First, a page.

Notes From the Pacific Coast Road

In Arcata someone told me the burnouts that hang out in the town square are “trustafarians.” You know, east coast families sending the family screwups to California. You can do anything out west and people will put up with it, sad to say. And the rest of the game seems to be that the trust fund babies hit California and pretend to be poor, or just making it. Yeah, right.

Wordplay in roadside signs:

• “Burning Slash”” (Slash=branches left over in the woods after logging)

• “Wind Gust”

• “Pistol River”

• Coffee shop in Brandon, Oregon: “Brewed Awakenings.” Ever notice how many hair salons have wordplay names, like “Shy Locks?”

It’s always a relief to get out of California. Oregon just feels more relaxed. I had a few days before my Portland event so came along the Oregon Coast. Port Orford is nice, with a unique port where they have a cable-powered trolly for launching boats. Florence is a pretty nice town. Yachats is a little gem of a town, with sparkling ocean air, small cottages, nice little cabins that can be rented + the Green Salmon Bakery and coffee shop with a chef that doesn’t know it, but she’s world class. I haven’t been along this coast for 30+ years and it’s a lot nicer in the non-summer months, when tourists are not out in force. Mile after mile of deserted sandy beaches. Much of the drive is right along the beaches. There are a series of concrete bridges that look art deco. Gas is $1.94/gal. (A friend of mine said recently that gas should be $10/gal., the true cost to the planet.)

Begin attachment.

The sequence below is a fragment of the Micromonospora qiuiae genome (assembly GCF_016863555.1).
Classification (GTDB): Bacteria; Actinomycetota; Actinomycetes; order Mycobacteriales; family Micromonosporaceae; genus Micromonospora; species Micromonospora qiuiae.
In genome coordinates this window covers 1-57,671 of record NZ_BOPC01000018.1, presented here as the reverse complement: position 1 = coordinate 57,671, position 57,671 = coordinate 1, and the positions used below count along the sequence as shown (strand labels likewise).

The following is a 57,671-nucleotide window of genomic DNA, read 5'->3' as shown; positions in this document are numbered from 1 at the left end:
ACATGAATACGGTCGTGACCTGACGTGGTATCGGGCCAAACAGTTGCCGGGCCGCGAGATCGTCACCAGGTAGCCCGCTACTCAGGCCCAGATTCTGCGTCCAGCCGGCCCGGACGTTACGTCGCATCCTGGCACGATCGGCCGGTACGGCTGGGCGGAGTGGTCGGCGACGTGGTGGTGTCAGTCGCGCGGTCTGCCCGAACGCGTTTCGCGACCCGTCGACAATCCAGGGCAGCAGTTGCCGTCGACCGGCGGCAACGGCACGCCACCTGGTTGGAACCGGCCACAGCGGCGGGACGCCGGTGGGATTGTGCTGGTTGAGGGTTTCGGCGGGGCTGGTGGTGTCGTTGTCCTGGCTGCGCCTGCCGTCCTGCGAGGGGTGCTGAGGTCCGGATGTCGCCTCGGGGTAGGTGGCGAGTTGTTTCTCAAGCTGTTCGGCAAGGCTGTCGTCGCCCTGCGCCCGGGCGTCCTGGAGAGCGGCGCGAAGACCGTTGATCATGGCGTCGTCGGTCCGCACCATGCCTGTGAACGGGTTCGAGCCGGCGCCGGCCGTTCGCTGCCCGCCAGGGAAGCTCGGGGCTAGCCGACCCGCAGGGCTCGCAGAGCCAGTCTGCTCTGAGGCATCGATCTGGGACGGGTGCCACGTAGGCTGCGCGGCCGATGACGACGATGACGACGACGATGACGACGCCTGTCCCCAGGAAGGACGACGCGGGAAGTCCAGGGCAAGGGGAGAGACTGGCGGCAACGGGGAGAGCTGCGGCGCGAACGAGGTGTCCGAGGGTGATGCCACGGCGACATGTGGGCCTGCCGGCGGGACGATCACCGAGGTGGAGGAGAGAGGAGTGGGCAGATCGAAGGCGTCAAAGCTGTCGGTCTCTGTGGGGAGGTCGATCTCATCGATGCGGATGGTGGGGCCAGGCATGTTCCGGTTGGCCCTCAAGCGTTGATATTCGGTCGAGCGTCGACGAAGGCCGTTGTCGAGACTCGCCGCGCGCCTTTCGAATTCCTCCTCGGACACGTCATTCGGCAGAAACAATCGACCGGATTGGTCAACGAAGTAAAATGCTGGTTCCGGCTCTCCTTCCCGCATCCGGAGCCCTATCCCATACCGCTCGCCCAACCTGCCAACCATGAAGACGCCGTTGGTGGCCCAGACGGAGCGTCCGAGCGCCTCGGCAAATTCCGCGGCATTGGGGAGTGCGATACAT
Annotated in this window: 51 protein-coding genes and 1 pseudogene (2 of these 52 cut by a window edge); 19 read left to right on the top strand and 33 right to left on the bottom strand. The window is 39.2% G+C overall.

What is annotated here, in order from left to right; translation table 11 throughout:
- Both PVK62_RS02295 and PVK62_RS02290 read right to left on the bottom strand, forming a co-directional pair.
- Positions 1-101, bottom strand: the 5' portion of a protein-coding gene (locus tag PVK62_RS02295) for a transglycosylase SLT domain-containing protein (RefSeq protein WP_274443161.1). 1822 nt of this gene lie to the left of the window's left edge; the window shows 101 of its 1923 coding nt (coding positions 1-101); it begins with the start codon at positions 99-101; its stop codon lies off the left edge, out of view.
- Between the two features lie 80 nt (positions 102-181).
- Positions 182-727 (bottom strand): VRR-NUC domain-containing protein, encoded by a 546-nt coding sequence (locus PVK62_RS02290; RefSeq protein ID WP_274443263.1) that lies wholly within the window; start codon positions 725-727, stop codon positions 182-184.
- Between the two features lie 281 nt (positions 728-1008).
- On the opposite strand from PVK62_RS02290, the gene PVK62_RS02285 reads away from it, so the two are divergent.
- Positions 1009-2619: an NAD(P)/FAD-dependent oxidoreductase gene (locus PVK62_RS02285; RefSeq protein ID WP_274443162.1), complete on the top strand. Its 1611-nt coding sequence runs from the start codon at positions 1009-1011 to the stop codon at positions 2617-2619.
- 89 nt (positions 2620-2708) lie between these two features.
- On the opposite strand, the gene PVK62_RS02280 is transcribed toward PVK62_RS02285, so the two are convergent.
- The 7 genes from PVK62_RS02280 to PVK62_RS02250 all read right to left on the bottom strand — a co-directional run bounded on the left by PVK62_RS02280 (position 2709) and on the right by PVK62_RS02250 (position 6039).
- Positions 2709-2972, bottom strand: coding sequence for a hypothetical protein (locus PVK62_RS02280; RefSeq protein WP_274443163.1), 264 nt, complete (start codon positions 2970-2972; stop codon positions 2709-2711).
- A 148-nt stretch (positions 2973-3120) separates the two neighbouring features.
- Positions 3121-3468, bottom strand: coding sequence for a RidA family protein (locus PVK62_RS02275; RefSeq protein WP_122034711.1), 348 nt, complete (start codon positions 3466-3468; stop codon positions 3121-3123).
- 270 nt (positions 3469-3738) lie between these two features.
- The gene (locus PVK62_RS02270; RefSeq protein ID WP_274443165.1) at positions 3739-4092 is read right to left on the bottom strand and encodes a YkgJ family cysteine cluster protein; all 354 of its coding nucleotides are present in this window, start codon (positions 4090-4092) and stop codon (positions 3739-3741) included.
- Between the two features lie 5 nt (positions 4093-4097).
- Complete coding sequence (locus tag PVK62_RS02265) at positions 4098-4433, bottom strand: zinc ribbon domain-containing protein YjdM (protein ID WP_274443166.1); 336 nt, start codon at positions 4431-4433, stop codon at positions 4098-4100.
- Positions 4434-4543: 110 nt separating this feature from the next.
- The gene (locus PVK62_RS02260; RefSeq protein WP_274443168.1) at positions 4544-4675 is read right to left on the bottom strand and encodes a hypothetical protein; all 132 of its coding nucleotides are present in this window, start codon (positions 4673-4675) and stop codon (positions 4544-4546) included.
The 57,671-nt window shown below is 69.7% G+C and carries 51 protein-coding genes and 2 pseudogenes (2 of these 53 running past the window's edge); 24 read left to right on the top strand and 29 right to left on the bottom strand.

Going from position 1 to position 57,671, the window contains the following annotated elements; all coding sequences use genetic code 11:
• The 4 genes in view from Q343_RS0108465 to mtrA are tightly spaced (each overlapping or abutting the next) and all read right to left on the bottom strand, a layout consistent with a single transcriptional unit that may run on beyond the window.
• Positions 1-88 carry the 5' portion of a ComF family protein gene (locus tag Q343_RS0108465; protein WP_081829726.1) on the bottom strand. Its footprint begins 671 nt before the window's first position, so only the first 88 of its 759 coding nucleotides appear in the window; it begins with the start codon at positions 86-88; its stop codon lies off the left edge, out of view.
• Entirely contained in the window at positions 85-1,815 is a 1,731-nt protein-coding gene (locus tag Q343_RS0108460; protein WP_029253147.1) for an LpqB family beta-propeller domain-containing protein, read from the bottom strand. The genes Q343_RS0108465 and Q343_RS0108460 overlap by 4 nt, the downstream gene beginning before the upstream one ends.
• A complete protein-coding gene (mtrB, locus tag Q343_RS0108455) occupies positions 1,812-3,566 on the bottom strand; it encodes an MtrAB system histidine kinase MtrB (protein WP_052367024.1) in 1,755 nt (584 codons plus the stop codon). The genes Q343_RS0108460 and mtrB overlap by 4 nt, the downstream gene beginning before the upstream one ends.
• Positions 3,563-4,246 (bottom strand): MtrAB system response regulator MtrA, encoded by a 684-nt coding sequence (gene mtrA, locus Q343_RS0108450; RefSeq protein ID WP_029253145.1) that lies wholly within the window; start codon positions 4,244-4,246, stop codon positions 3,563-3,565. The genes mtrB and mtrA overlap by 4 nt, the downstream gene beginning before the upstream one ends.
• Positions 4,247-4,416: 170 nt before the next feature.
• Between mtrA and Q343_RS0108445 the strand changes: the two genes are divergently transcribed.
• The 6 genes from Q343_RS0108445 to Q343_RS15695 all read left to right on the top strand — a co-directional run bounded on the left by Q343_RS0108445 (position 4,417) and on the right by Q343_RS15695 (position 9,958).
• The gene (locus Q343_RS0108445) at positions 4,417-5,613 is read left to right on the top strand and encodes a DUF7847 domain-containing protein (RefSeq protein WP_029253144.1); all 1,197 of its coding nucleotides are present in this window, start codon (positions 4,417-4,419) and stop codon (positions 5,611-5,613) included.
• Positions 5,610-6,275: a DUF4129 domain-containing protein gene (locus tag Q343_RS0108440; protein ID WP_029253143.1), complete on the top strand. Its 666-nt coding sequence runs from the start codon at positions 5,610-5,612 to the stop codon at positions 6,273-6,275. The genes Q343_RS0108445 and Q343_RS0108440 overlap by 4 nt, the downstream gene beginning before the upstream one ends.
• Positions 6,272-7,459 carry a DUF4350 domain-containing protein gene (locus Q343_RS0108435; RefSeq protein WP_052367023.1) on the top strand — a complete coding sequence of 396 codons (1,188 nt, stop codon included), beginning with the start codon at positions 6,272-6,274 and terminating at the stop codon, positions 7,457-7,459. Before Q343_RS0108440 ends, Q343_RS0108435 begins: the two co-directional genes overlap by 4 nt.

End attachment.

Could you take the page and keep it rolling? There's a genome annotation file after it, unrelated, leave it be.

I’ve got into the habit of taking small country roads when possible, and always seeking out routes not taken before. Today I was on Hwy 47 coming into Portland, stopping to shoot pictures of little sheds and shacks and barns and a program came on the radio about bands in New Orleans. They played a lot of Fats Domino. If I had to pick one musician who had the biggest impact on me, it’d have to be Fats. I first heard him played by my friend Sherman Welpton when I was 18 (1953), and it was an introduction to Rhythm and Blues and eventually the world of blues. Fats has always made me happy. Today I pulled off the road to eat my takeout smoked turkey sandwich from the Green Salmon Bakery, and was facing a green furrowed pasture hill when on came Blueberry Hill. Up with the volume.

I met my thrill

on Blueberry Hill…

About Lloyd Kahn

Lloyd Kahn started building his own home in the early '60s and went on to publish books showing homeowners how they could build their own homes with their own hands. He got his start in publishing by working as the shelter editor of the Whole Earth Catalog with Stewart Brand in the late '60s. He has since authored six highly-graphic books on homemade building, all of which are interrelated. The books, "The Shelter Library Of Building Books," include Shelter, Shelter II (1978), Home Work (2004), Builders of the Pacific Coast (2008), Tiny Homes (2012), and Tiny Homes on the Move (2014). Lloyd operates from Northern California studio built of recycled lumber, set in the midst of a vegetable garden, and hooked into the world via five Mac computers. You can check out videos (one with over 450,000 views) on Lloyd by doing a search on YouTube:

2 Responses to Notes From the Pacific Coast Road

  1. Lloyd, thank you for all these very interesting dispatches from the road, and best wishes for the success of the new book. I plan to buy several copies as gifts.

  2. If you travel through Newport, OR (Nye Beach section), check out Cafe Mundo. I think you'll like it. Don't go there when/if you're in a hurry…it's VERY laid back.

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